There must’ve been thirty turkeys in a field along the river, the most I’d seen in one place in years. A couple toms out there, fanned, strutting. Where the highway turned to gravel I startled another one, watched it run fifty yards down the road before taking off, into the pines. I parked and ate an early lunch, listening to birds, trying to get better at their calls.
It’s a respectable creek when running bank-full, and I worked downstream with a woolly bugger (really an egg-sucking leech, but we needn’t split hairs), hitting undercuts and logjams. The first two fish com unbuttoned in the fast current, and an overzealous rainbow winds up foul-hooked in the operculum.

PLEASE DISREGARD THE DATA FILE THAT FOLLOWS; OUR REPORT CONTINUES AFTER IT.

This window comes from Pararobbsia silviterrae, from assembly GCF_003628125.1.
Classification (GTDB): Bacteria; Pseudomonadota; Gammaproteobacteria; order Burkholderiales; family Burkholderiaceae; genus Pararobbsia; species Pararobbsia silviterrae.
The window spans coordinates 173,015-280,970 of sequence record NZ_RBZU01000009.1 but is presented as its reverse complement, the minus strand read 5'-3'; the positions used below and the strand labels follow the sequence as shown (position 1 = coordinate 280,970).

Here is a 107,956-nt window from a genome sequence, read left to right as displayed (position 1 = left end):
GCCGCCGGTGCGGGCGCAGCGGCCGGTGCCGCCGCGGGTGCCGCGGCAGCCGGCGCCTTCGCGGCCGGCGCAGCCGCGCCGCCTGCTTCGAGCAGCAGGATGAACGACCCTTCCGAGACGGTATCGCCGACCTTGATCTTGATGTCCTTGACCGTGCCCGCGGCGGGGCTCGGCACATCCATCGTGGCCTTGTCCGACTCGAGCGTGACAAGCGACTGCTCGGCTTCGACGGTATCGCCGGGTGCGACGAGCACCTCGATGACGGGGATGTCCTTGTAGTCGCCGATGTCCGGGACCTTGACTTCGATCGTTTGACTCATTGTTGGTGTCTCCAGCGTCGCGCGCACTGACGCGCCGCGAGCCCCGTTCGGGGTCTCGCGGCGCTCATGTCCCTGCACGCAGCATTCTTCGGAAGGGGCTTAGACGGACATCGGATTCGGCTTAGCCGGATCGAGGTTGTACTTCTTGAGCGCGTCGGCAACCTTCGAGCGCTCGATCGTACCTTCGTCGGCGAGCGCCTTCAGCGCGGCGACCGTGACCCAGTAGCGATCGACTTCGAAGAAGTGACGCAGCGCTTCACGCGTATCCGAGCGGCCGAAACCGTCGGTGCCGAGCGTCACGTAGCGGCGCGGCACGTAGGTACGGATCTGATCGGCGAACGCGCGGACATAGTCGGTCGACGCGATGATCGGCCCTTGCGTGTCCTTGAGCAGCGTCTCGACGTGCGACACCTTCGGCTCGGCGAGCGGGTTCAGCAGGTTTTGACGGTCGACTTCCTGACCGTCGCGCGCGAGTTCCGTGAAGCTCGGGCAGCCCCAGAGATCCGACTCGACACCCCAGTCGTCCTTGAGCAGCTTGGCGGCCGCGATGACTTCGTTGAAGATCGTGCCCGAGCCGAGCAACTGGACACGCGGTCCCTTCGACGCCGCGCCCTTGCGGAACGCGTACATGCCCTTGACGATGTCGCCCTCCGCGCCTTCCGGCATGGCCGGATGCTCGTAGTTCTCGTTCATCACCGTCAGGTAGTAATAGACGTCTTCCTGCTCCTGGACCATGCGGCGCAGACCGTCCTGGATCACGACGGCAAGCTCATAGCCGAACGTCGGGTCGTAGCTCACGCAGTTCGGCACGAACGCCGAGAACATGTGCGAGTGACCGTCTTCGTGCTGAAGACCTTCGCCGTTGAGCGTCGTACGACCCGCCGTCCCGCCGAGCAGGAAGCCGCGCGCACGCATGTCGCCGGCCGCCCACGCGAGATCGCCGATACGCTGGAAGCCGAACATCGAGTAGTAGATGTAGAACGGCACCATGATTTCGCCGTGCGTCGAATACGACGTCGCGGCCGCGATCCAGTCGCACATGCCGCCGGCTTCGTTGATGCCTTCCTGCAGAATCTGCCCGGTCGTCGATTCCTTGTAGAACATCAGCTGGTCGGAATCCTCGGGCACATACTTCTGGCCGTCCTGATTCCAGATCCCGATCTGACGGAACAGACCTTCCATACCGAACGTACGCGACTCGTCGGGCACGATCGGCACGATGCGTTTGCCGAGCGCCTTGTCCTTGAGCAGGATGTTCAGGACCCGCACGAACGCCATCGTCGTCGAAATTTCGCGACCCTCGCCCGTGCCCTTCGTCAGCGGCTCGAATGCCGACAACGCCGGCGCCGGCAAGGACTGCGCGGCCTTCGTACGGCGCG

I stretch out on the sunny rock bar fifty yards downstream and open a beer, watching the waterthrush that’s shadowed me all afternoon, keeping tabs on his territory. Plain bird, pretty song- one of those small subtle sparks in a landscape just waking up from winter, the kind of thing that’s overlooked when success is chalked up to numbers and inches.
When I’m ready I make the cast, upstream and across, letting the fly tumble through the scour. I can feel him tapping at it down there, watch his dark form materialize as the bug begins its swing, shallow enough to see his gills flare.